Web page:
Be sure that even when the product has a significant redesign, the event tracking can leverage the original event names and properties logic.
A dimensional data model from the beginning helps build the structure and quality for further analysis.
Our data models serve as the underlying business logic for BI. We drafted five data marts: sales, operations, revenue, marketing, and finance. This distinction naturally reflected the number of stakeholders and their demand for better data visibility. The modeling part was version-controlled and ran in a transparent environment. We don't utilize any external tool for that currently, but we'll consider using dbt in the future.
It's easy to get data messed up at this point, so invest in data quality. 💰 Defining metrics is an exact endeavor, and semantic layers should allow us to focus on business complexity.
Note: It's worth investing in metric storage from the very beginning — which is both a tooling and a process problem — so everyone in the company should have access to the logic behind the calculations.
Be mindful when growing your analytical force
Honestly, I don't feel like there is any other option other than initially hiring a full-stack data person. Small data teams must be creative, take on multiple roles, and focus on quick results.
I'd suggest investing more in sharing and transferring knowledge across the company at the beginning rather than hiring aggressively. Save some time to clear the technical debt at least once every two cycles.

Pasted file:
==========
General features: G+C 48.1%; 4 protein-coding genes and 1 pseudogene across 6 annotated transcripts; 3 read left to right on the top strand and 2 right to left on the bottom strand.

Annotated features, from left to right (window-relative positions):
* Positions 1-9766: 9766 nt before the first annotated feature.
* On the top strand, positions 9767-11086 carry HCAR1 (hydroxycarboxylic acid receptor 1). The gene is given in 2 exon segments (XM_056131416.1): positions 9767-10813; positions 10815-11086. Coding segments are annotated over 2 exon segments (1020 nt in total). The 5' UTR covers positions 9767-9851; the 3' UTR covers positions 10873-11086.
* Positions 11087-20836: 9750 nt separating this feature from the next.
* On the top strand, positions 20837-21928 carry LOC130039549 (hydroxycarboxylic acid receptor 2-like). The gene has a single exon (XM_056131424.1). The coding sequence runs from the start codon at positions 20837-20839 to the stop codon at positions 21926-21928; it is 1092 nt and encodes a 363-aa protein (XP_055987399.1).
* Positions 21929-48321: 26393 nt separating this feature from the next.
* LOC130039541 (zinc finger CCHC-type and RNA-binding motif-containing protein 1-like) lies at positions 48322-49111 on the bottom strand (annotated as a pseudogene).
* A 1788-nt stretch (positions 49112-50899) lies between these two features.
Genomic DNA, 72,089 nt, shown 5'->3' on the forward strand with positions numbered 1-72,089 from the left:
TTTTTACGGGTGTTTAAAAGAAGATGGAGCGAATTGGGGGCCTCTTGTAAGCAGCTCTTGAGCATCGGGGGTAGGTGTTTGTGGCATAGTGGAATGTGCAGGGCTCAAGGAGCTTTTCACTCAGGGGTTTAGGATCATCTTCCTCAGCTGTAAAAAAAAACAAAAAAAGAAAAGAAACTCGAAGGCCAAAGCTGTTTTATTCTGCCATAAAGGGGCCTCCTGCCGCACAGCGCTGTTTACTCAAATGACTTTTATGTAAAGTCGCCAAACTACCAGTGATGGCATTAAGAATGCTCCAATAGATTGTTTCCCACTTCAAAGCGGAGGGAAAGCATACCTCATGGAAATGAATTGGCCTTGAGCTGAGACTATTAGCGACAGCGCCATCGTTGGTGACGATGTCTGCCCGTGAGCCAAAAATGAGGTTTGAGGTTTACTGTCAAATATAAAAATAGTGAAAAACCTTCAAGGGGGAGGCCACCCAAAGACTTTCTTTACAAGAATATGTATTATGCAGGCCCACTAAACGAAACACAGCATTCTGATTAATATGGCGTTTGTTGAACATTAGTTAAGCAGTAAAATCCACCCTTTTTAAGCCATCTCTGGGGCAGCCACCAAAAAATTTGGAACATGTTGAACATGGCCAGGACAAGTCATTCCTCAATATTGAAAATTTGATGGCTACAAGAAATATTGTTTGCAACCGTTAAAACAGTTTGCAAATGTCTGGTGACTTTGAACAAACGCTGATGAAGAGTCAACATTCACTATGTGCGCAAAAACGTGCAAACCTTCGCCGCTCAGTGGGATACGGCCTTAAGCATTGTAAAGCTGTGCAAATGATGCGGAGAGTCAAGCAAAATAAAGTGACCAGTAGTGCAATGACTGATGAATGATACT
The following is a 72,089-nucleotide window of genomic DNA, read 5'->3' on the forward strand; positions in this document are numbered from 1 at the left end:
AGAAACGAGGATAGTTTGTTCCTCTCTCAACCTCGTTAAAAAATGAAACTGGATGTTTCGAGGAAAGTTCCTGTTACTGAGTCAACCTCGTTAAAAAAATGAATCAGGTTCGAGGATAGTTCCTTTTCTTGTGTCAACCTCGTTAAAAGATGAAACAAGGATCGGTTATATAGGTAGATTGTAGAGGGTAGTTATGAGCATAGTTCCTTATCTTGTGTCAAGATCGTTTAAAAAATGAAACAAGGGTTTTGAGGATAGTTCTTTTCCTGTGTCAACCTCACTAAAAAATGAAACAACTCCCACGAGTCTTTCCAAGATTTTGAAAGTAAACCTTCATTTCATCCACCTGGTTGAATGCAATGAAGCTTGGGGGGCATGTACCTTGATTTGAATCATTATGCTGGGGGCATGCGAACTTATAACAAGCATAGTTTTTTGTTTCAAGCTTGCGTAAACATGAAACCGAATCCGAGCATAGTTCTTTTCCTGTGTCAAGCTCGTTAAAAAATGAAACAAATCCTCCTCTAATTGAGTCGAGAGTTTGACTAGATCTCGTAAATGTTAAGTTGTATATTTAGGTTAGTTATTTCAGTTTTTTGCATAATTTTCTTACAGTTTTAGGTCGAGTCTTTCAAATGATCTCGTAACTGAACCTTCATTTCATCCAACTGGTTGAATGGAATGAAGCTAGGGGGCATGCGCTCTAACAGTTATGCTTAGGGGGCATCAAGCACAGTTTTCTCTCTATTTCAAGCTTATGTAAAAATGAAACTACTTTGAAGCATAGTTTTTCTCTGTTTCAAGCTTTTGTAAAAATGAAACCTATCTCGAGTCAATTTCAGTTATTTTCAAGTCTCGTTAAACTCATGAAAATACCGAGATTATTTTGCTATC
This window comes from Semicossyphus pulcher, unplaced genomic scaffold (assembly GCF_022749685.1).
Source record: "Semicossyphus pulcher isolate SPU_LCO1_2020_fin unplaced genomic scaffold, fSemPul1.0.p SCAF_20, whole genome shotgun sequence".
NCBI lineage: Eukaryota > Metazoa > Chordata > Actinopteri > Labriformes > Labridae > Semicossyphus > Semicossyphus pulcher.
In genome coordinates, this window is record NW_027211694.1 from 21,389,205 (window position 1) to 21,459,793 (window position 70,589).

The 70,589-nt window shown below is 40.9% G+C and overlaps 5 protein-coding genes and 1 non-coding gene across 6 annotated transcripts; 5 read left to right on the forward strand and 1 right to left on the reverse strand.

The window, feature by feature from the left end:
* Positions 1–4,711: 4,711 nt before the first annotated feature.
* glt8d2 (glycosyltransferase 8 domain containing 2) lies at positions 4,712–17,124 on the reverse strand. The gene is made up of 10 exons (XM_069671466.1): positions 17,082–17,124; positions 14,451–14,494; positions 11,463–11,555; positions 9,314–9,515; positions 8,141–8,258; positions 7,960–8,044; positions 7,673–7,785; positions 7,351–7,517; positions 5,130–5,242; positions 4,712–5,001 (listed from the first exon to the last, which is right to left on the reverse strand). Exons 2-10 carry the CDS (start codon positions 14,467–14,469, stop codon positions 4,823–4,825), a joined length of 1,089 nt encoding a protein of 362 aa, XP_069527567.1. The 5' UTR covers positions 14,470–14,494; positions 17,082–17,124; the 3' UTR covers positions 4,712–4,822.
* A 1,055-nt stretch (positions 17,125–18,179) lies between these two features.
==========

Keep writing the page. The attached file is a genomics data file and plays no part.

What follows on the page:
Now that I've covered our journey and the knowledge gained from it, I want to highlight some general things this journey taught us about the modern data experience.
Before building SpatialChat, I worked as a data scientist and quantitative analyst in a business where data is embedded in the day-to-day process. At SpatialChat, we don't use machine learning in the product, so the data feedback loops are less evident. When we scratched the surface of powering the flywheel to run a product-led growth motion, we picked up the initial approach of driving “visibility.”
Many teams view the goal of data initiatives as tracking metrics though the real goal is to analyze those metrics, but those two things are very different. The latter is how we make information actionable.
Dashboards are not enough to make data actionable by business users. Every operation system can be transformed to the micro-BI using reverse ETL.
Teams will always be constrained by time and resources in a world of quarterly OKRs and fast-moving competitive markets. Don't force people to look into the dashboards and write SQL queries; instead, contextualize their experience with data.